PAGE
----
DuckDuckGo is best known for its privacy-focused search engine. But the company also makes browser extensions and full-fledged web browsers for Android, iOS, Mac, and now Windows.
After launching a desktop app for Mac users last year, DuckDuckGo has released a public beta of the DuckDuckGo Browser for Windows. Unsurprisingly the key features that set it apart from other browsers are mostly about privacy: there’s built-in protection from trackers, cookie consent pop-up windows, and even a video player specifically designed to let you watch YouTube videos without ads or tracking.
DuckDuckGo says its browser isn’t a fork of any other web browsers like Google Chrome or Mozilla Firefox. But it does rely on “the underlying operating system rendering API,” which means it uses the same Blink rendering engine to load web pages as Google Chrome or Microsoft Edge.
But DuckDuckGo says that unlike Chrome or Edge, the DuckDuckGo Browser is built from the ground up with an emphasis on privacy. So while it’s using the Windows Webview2 API, crash report data isn’t sent to Microsoft.
The browser also blocks 3rd-party trackers from loading, offers optional support for automatically choosing the most privacy-oriented options from cookie consent windows and then closing the pop-ups, and a “Fire” button that lets you delete all recent browsing data with a single-click (you can mark specific pages as fireproof if you want to stay logged in).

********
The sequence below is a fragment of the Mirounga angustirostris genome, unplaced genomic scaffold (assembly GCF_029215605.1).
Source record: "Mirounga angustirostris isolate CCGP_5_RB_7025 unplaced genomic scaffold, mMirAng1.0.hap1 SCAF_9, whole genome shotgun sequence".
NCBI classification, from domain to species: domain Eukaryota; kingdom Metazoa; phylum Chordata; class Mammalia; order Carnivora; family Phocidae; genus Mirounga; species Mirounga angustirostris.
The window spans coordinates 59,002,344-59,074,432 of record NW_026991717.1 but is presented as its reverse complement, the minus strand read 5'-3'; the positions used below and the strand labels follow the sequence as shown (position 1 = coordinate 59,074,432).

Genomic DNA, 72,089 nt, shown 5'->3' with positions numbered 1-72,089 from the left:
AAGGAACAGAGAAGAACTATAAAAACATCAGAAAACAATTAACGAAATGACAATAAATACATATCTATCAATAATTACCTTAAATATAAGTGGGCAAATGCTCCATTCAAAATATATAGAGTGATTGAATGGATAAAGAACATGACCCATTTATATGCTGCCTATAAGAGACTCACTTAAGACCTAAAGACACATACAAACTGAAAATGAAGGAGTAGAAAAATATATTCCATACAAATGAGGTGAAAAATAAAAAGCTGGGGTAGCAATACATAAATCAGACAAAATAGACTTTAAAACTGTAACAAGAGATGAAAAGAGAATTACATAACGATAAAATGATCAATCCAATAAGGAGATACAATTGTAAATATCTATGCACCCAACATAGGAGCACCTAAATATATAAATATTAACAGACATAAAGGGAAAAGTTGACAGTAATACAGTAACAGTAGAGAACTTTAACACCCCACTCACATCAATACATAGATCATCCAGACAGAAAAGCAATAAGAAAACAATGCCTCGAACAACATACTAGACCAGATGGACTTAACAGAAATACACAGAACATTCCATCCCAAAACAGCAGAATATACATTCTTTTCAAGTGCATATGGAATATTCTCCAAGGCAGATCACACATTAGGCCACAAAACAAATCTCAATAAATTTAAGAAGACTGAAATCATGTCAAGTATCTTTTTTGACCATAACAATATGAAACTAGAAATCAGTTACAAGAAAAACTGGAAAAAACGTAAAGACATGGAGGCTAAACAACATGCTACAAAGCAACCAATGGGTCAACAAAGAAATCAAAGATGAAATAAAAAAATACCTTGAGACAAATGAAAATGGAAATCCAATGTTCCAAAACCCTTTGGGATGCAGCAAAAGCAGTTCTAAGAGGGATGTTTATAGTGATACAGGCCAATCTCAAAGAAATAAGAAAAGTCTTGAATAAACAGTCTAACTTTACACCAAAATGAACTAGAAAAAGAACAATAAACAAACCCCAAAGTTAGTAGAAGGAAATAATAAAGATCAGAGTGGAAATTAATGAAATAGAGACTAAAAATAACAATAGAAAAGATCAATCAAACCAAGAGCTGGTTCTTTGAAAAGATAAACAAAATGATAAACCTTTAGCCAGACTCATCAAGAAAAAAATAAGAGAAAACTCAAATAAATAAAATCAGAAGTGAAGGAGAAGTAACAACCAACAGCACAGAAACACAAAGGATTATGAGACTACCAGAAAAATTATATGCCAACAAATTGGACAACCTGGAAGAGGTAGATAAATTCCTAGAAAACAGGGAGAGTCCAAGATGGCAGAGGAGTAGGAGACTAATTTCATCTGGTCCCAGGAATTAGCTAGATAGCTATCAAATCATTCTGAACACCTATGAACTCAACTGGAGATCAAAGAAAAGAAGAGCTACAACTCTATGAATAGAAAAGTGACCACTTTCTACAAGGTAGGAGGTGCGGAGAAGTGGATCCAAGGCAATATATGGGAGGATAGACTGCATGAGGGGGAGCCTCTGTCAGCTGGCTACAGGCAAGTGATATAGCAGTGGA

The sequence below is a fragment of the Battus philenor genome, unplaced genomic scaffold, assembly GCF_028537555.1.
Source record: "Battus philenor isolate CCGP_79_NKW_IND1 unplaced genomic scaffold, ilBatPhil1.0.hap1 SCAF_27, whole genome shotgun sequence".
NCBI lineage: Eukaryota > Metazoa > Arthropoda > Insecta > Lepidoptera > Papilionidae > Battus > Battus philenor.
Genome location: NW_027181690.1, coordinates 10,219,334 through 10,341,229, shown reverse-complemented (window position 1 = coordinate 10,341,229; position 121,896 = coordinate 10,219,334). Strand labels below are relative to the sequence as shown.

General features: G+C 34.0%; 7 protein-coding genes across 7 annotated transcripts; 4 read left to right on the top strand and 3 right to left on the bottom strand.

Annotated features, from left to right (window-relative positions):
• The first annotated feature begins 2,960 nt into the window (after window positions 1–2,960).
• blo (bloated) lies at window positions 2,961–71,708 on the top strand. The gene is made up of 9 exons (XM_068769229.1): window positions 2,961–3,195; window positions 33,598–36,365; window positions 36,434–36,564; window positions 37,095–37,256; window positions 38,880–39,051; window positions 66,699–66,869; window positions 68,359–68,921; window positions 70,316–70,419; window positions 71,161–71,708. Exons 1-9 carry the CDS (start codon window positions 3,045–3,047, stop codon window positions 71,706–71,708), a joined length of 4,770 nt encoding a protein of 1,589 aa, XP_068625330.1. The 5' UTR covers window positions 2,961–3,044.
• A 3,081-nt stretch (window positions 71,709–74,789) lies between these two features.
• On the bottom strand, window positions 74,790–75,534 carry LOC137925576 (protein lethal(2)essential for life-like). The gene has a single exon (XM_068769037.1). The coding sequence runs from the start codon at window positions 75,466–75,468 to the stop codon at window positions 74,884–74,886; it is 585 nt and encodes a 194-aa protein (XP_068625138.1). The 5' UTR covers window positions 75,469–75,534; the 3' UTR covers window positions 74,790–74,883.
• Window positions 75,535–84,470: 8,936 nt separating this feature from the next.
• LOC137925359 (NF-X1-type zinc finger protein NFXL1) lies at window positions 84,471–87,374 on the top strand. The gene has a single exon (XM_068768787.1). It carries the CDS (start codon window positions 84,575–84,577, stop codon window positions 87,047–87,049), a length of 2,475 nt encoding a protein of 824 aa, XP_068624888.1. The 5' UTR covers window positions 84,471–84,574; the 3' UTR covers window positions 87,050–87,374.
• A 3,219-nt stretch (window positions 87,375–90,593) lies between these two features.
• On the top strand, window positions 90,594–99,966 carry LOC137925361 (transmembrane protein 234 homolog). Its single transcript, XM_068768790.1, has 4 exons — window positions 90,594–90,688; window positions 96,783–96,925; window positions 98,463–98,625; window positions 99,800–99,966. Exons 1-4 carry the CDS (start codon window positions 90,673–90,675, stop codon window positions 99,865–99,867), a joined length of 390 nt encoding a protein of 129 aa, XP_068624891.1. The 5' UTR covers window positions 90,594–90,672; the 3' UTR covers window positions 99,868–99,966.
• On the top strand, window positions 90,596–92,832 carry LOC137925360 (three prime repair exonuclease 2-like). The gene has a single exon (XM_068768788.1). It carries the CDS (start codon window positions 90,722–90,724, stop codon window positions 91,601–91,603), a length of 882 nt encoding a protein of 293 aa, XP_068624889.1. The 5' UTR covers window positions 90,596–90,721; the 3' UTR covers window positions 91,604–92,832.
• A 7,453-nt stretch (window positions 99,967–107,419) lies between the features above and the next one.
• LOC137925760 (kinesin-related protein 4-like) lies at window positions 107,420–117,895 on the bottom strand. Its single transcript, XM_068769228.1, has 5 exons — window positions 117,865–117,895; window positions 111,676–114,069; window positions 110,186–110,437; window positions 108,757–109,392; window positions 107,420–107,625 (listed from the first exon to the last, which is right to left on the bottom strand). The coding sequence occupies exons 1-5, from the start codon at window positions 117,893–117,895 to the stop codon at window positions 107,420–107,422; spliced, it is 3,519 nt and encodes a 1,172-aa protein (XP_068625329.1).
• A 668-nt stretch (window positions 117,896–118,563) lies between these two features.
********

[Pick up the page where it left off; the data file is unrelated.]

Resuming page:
Duck Player, meanwhile, is a built-in video player that shows up as an option when you visit YouTube, allowing you to play videos in a distraction-free window with no ads on the screen or in the videos themselves.
Watching a video also won’t affect YouTube’s recommendations for other videos you might want to see, since YouTube cannot track your Duck Player viewing history.
Duck Player does not seem to work with YouTube videos embedded on third-party websites, although if you right-click a video and choose to open it in another tab, it can automatically open in a Duck Player window.
And, of course, the browser uses DuckDuckGo as its default search engine. In fact, if there’s a way to change your default search engine to something else, I haven’t found it yet.
DuckDuckGo for Windows is still a work in progress, thus the beta tag. At launch, for example, there’s no support for browser extensions. The developers note that many of the features people regularly use extensions for are already baked-in, including ad blocking (tracker blocking effectively eliminates most ads even if it’s not explicitly an ad blocker) and password management.
The browser does allow you to import bookmarks and passwords from other browsers or password managers like 1Password, Bitwarden, and LastPass. But folks who prefer to use those third-party tools over built-in password managers may need to wait for DuckDuckGo to add browser extension support before switching to the new browser full time.
via DuckDuckGo Blog